“Thank you very much for coming,” said the owner of Fuse Brewery as I noticed the curious noren curtain hanging at the storefront.
The words “Fuse Brewery” were painted on it with a brush, stark white against a black background.
The previous owner, who has since passed away, wrote on this noren in the 80’s.
He used to teach his son, the current owner, penmanship, and when he tried to correct him, his son would say, “why don’t you just write it yourself?”. And so he did, beautifully.
Inside Fuse Brewery there are two noren that have hung for generations. Of the two, the newer one’s brushstrokes express the predecessor’s memory clearest.
“I like all kinds of antiques,” the owner says with conviction.
His father was an army captain during World War 2. After the war ended, so did that stage of his life. Sake sold well in those days, so he and the owner’s mother built a brewery from scratch. They desired to share sake with everyone in the country equally, and fervently dedicated themselves to their business. Their children witnessed the example they set, and learned to live as they did.
The brushwork on that noren also embodies that way of life.
We shouldn’t forget that the word ‘noren’ itself came about after the first hanayome noren exhibitions. There are other kinds of noren in Nanao besides the bridal variants.
They’re cherished because they’re the first thing a customer sees, and what they see is a storied tradition passed on through the generations.
Our journey through the noren is not over yet.
It could be three, five, or even seven years before a batch of Japanese sake has aged enough for its full body to emerge. You can’t picture it just from seeing that clear amber hue. When you drink it, you’ll experience a warm and satisfying aftertaste that’s been cherished since 1876. Fuse Brewery only has one suggestion for all their customers: If you drink a 180 milliliter bottle, chase it with 180 milliliters of water.
Fuse Brewery is around the corner from Ipponsugi Street, down a side street. A long time ago, it used to employ many workers and barmaids.
As you go further in, you’ll feel like you’re tracing the history of sake brewing from the Meiji Era to the Reiwa Era.
Twenty tanks are used for the aging process. They’re color-coded according to the aging time required.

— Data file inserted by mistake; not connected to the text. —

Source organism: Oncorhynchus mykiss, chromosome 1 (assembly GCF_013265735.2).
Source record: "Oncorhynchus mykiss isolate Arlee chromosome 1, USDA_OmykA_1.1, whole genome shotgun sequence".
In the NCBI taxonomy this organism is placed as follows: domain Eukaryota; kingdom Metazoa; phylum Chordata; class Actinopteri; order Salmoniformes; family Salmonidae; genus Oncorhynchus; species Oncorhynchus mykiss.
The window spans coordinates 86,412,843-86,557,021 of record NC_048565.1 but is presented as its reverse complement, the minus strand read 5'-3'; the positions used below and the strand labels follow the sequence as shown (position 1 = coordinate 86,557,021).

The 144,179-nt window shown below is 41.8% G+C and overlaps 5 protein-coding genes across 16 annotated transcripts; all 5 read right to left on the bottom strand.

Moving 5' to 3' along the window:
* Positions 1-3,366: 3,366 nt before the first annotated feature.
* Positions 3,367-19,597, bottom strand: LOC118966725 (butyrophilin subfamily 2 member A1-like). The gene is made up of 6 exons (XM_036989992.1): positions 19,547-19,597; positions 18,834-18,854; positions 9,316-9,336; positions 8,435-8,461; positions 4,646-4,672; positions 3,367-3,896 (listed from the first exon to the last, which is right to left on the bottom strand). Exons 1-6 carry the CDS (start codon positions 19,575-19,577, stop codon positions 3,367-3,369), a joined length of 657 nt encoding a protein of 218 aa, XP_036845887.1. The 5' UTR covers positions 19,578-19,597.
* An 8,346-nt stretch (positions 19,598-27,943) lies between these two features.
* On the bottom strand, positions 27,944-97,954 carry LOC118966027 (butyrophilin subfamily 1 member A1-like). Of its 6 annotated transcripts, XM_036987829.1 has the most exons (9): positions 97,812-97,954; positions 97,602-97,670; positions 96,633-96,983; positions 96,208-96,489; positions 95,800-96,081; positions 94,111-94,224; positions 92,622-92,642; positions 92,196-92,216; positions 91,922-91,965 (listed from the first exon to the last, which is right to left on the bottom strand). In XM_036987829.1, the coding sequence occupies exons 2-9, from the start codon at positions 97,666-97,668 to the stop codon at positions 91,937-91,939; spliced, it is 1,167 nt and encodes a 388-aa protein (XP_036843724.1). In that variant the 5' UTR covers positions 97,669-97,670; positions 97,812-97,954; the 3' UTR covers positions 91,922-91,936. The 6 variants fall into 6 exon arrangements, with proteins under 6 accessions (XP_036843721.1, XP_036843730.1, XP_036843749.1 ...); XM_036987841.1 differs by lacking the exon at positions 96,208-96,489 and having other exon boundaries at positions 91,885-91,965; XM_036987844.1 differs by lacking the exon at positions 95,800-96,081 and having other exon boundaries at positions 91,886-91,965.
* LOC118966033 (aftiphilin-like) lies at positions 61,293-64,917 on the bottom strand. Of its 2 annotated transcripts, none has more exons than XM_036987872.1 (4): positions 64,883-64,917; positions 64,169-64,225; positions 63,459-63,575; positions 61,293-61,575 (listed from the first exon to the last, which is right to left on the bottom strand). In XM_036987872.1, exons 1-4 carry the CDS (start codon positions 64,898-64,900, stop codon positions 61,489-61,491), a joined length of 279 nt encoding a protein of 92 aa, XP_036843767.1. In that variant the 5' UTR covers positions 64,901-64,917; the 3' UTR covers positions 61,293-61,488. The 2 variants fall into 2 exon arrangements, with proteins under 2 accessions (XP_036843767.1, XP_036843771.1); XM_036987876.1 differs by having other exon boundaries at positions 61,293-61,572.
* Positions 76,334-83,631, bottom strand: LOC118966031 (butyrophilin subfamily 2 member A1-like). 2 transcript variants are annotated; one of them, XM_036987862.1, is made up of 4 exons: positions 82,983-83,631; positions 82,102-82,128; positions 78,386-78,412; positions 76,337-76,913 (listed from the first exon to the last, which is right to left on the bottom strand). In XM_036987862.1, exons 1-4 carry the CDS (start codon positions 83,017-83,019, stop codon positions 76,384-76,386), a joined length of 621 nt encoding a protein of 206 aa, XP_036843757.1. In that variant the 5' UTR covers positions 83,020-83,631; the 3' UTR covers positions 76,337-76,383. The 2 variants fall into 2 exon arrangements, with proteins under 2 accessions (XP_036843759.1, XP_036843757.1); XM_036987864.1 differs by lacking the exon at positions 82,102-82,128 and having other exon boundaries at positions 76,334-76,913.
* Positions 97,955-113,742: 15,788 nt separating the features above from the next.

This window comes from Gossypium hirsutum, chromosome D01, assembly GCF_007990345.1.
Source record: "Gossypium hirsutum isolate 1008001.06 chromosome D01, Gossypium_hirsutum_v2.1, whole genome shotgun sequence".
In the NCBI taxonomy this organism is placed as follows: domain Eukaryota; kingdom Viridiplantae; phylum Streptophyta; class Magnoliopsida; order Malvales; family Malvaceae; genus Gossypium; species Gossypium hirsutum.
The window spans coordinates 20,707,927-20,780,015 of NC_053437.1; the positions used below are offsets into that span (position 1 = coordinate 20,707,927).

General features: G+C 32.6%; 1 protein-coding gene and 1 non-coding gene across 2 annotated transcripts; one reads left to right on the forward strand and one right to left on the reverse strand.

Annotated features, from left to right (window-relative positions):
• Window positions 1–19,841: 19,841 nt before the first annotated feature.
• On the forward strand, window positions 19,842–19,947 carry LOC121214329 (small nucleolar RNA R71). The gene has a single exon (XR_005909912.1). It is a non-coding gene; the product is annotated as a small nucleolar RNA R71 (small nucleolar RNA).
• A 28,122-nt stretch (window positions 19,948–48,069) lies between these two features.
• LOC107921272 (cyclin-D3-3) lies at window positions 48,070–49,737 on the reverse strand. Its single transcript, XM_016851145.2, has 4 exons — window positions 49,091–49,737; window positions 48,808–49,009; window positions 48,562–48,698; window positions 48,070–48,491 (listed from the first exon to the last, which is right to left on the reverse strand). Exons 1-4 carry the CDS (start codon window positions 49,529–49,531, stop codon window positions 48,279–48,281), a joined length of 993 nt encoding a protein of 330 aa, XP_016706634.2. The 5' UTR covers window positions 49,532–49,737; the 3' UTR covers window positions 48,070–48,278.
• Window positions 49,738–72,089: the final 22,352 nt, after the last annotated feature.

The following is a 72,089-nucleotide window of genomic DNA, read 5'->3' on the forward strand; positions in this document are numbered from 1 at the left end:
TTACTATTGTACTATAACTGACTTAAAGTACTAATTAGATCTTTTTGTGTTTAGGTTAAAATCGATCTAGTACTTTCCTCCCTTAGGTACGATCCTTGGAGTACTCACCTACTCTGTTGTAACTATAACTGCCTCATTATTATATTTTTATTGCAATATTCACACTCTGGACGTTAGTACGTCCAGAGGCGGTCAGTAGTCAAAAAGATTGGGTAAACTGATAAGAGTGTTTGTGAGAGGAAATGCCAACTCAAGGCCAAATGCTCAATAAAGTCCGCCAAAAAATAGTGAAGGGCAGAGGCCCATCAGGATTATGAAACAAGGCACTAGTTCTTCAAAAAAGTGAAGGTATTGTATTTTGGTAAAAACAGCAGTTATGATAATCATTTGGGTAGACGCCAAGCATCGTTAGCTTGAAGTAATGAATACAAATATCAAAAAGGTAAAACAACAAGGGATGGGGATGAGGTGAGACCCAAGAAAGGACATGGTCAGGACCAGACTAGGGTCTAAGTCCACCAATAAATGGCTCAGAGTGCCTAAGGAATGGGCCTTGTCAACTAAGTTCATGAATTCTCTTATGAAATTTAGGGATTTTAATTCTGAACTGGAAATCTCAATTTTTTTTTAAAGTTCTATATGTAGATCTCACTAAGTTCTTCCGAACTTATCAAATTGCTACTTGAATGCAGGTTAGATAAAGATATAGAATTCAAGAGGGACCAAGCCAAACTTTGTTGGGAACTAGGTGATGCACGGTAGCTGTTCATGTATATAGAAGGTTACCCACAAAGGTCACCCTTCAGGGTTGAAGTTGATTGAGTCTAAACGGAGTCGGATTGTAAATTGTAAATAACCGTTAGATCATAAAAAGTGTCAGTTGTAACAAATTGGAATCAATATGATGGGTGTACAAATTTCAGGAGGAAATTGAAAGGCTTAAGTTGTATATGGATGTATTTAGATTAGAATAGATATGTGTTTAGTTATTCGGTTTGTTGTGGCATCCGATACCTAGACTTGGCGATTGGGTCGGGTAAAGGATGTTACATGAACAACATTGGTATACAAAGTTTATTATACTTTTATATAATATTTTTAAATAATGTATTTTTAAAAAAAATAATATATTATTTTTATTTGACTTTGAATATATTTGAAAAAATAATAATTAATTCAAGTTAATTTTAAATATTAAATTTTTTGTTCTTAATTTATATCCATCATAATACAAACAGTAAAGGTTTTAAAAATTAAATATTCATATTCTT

And then there's the storehouse, which is off limits for anyone that’s not a worker.
It’s easiest to make sake at a temperature of 41 degrees Fahrenheit. The storehouse keeps the sake at exactly 41 degrees, no matter how much the weather changes outside.
Sake hates metal. That’s why the brewery is built out of wood.
The entire building was constructed with consideration for the sake brewed within.
At the top of the storehouse’s stairs is the koji production room, where koji is steamed for 40 days before being inserted into the tanks to start the fermentation process. It takes a month before the sake is ready.
From there, the sake is placed in “sakabukuro” sacks and fermented for another 50 days. Afterwards, the new batch will go inside a “sakabune” cask for 24 hours. Then, the workers will apply pressure through a “rikiban” plank, squeezing the sacks inside until the sake starts trickling out of the casket. At this point the sake is cloudy and has a light flavor, but at Fuse the aging process continues at this point in order to create a mellow, full-bodied sake.
Long ago, a white snake with bright red eyes appeared inside the storehouse.
The workers at Fuse believed for generations that it was protecting their brewery.
Because of that, they felt they should never remodel the interior of the storehouse. As a result, it has retained its configuration for around 100 years.
While sampling the sake to understand the flavor differences across different aging cycles, I spotted something interesting on the bottles’ label:
The image of a man with a strangely obstinate look on his face.
The owner’s older brother drew this image. He attended graduate school at the Tokyo University of the Arts and even opened an art gallery in Ginza. The image on the label turned out to be the artist’s self-portrait.
The current owner of Fuse is the younger sibling, and is also an artist. At 86 years old, he is the fifth-generation proprietor of Fuse Brewery.
He bears a genteel yet impressive figure. It must be hard to stand for long periods of time while explaining his business to visitors, yet he never shows so much as a hint of discomfort.
He may well be the symbol of every ancestor that’s inherited the brewery up to this point.
The third son and second daughter also work at the brewery, making and selling sake while presenting their business to customers. Normally the three siblings would manage everything, but their children and grandchildren come every winter break to help out around the brewery.
They’ve preserved the old-fashioned brewing methods to this day.
The “sakabune” pressing tank was right in front of the tank room.
It reminded me of the “fune” pressing machine at Torii Soy Sauce.
It’s quite uncanny, actually.
It only makes sense that handcrafting methods inherited through generations have some points in common.
As I left the brewery, I looked up at the clear blue sky. Then, the owner said to me, “What lovely weather, isn’t it? It seems like all is right with the world.”
He then stood inside the historic storefront for our photoshoot, his presence emanating throughout.
He cut a gentle and dignified figure; the kind that has protected the shops of Nanao for many long years.
It was the figure of a craftsman.
In the face of such greatness, all I could do was witness.